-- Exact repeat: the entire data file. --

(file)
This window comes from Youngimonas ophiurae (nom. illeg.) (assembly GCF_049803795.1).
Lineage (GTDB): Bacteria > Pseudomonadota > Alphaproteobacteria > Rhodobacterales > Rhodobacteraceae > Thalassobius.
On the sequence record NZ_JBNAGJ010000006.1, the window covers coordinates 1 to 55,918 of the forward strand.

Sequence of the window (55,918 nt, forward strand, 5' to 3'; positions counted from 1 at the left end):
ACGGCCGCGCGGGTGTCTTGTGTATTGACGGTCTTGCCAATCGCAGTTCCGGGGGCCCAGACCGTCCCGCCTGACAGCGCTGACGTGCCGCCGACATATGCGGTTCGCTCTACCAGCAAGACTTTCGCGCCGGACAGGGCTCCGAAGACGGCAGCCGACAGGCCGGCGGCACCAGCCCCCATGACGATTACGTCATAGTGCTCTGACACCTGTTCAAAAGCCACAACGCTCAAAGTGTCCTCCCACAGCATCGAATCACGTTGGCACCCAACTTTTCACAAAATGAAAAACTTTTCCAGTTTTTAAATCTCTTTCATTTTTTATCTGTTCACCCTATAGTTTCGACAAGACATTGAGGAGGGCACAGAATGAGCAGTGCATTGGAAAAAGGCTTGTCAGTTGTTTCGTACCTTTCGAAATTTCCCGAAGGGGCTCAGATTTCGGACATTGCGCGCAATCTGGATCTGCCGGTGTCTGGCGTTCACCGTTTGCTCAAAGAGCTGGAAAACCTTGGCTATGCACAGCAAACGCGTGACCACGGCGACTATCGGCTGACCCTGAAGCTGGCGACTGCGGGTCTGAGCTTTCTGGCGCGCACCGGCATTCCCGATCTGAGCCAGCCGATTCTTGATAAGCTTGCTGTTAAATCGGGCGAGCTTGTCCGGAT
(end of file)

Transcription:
This window comes from Youngimonas ophiurae (nom. illeg.) (assembly GCF_049803795.1).
Lineage (GTDB): Bacteria > Pseudomonadota > Alphaproteobacteria > Rhodobacterales > Rhodobacteraceae > Thalassobius.
On the sequence record NZ_JBNAGJ010000006.1, the window covers coordinates 1 to 55,918 of the forward strand.

Sequence of the window (55,918 nt, forward strand, 5' to 3'; positions counted from 1 at the left end):
ACGGCCGCGCGGGTGTCTTGTGTATTGACGGTCTTGCCAATCGCAGTTCCGGGGGCCCAGACCGTCCCGCCTGACAGCGCTGACGTGCCGCCGACATATGCGGTTCGCTCTACCAGCAAGACTTTCGCGCCGGACAGGGCTCCGAAGACGGCAGCCGACAGGCCGGCGGCACCAGCCCCCATGACGATTACGTCATAGTGCTCTGACACCTGTTCAAAAGCCACAACGCTCAAAGTGTCCTCCCACAGCATCGAATCACGTTGGCACCCAACTTTTCACAAAATGAAAAACTTTTCCAGTTTTTAAATCTCTTTCATTTTTTATCTGTTCACCCTATAGTTTCGACAAGACATTGAGGAGGGCACAGAATGAGCAGTGCATTGGAAAAAGGCTTGTCAGTTGTTTCGTACCTTTCGAAATTTCCCGAAGGGGCTCAGATTTCGGACATTGCGCGCAATCTGGATCTGCCGGTGTCTGGCGTTCACCGTTTGCTCAAAGAGCTGGAAAACCTTGGCTATGCACAGCAAACGCGTGACCACGGCGACTATCGGCTGACCCTGAAGCTGGCGACTGCGGGTCTGAGCTTTCTGGCGCGCACCGGCATTCCCGATCTGAGCCAGCCGATTCTTGATAAGCTTGCTGTTAAATCGGGCGAGCTTGTCCGGAT